OBJECTIVE: Concomitant use of drugs not only enhances the therapeutic effect, but may also lead to undesirable interactions. Drug interactions are frequently seen in intensive care patients. In this study, we aimed to determine the frequency and clinical severity of drug interactions in Medical Intensive Care Unit (MICU) patients.
PATIENTS AND METHODS: The ordered drugs and blood analysis results of 314 patients aged ≥18 years who stayed in the MICU for at least 24 h between January and December 2020 were evaluated. Using the Lexi-Interact online database, clinically significant types of drug interactions, frequently interacting drug/drug groups, and potential adverse reactions were identified.
RESULTS: The average number of drugs in 314 patients was 8.98±5.19. It was determined that polypharmacy was associated with comorbidity and the amount of drug used increased as the number of diagnoses increased. Potential drug-drug interactions were observed in 69.7% of the MICU patients, and it was determined that the amount of interactions increased as the amount of drug used increased. The most common X, D, and C type potential drug-drug interactions, were found between furosemide and salbutamol, enoxaparin and acetylsalicylic acid, ipratropium and potassium chloride, respectively.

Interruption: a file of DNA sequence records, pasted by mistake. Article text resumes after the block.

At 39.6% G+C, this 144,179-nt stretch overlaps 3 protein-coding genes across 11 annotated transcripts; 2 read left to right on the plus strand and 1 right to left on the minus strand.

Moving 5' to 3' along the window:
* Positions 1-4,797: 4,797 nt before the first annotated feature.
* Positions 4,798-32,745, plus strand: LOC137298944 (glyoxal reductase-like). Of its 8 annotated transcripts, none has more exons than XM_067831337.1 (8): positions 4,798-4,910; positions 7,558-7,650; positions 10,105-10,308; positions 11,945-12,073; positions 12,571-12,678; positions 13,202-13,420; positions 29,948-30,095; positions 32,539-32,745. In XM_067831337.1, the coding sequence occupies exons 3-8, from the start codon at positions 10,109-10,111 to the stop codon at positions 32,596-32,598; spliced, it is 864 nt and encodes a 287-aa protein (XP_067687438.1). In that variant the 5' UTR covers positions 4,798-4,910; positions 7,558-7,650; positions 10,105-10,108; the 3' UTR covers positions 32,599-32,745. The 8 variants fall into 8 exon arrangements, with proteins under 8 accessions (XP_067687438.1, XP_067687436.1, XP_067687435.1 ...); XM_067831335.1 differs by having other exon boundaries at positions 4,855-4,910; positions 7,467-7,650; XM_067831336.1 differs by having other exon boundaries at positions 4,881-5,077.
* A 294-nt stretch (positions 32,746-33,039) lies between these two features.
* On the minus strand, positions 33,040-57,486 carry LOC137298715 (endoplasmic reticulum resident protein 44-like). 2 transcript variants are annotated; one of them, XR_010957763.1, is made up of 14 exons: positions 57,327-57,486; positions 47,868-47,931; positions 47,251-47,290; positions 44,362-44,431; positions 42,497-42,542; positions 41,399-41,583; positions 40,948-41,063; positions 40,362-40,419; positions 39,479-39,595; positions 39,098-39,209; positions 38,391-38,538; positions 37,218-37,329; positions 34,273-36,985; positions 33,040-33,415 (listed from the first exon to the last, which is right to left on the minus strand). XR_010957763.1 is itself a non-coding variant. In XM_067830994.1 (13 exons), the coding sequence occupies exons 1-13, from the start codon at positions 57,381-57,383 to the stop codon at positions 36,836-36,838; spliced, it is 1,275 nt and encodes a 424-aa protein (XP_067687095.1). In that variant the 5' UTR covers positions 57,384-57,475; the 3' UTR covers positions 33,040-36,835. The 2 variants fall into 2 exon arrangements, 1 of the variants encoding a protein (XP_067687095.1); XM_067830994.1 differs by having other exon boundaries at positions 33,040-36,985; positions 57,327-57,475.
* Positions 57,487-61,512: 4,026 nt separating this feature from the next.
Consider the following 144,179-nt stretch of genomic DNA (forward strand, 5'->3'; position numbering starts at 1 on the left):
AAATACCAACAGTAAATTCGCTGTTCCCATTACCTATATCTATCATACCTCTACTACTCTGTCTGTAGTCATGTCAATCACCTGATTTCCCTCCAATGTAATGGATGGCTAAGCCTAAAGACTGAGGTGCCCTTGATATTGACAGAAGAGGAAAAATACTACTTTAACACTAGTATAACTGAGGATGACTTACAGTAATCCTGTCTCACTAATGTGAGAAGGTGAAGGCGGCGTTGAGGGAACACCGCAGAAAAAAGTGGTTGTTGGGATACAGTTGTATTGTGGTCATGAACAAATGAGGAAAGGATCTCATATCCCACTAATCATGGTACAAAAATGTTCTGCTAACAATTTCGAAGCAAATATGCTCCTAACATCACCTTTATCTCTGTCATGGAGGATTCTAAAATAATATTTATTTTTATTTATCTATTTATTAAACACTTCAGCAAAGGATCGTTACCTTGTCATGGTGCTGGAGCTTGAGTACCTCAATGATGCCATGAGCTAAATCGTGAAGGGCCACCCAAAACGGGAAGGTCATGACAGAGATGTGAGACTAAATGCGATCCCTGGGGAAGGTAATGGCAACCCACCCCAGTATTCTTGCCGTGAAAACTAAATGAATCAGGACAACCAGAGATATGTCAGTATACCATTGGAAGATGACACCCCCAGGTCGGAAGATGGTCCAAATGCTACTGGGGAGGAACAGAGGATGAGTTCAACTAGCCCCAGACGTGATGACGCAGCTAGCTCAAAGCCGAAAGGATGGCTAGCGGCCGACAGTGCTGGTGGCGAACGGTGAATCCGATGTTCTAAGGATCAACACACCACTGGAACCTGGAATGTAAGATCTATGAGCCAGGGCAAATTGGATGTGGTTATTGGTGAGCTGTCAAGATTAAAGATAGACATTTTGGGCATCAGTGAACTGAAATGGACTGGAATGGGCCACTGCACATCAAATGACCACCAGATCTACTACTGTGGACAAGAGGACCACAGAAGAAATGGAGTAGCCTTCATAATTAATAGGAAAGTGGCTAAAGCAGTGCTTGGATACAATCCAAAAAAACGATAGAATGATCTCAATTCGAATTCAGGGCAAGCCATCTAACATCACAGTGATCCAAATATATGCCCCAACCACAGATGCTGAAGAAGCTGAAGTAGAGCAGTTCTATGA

CONCLUSIONS: Use of frequently interacting drugs in the treatment of critically MICU patients may lead to potential drug-drug interactions and adverse reactions. Daily monitoring and updating of drug therapy can improve patient’s quality of life by preventing or reducing potential drug-drug interactions.Free PDF Download
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To cite this article
M. Jafarova Demirkapu, S. Pinar Kara
Potential drug-drug interactions in University Hospital Medical Intensive Care Unit patients in Turkey
Eur Rev Med Pharmacol Sci
Vol. 25 - N. 22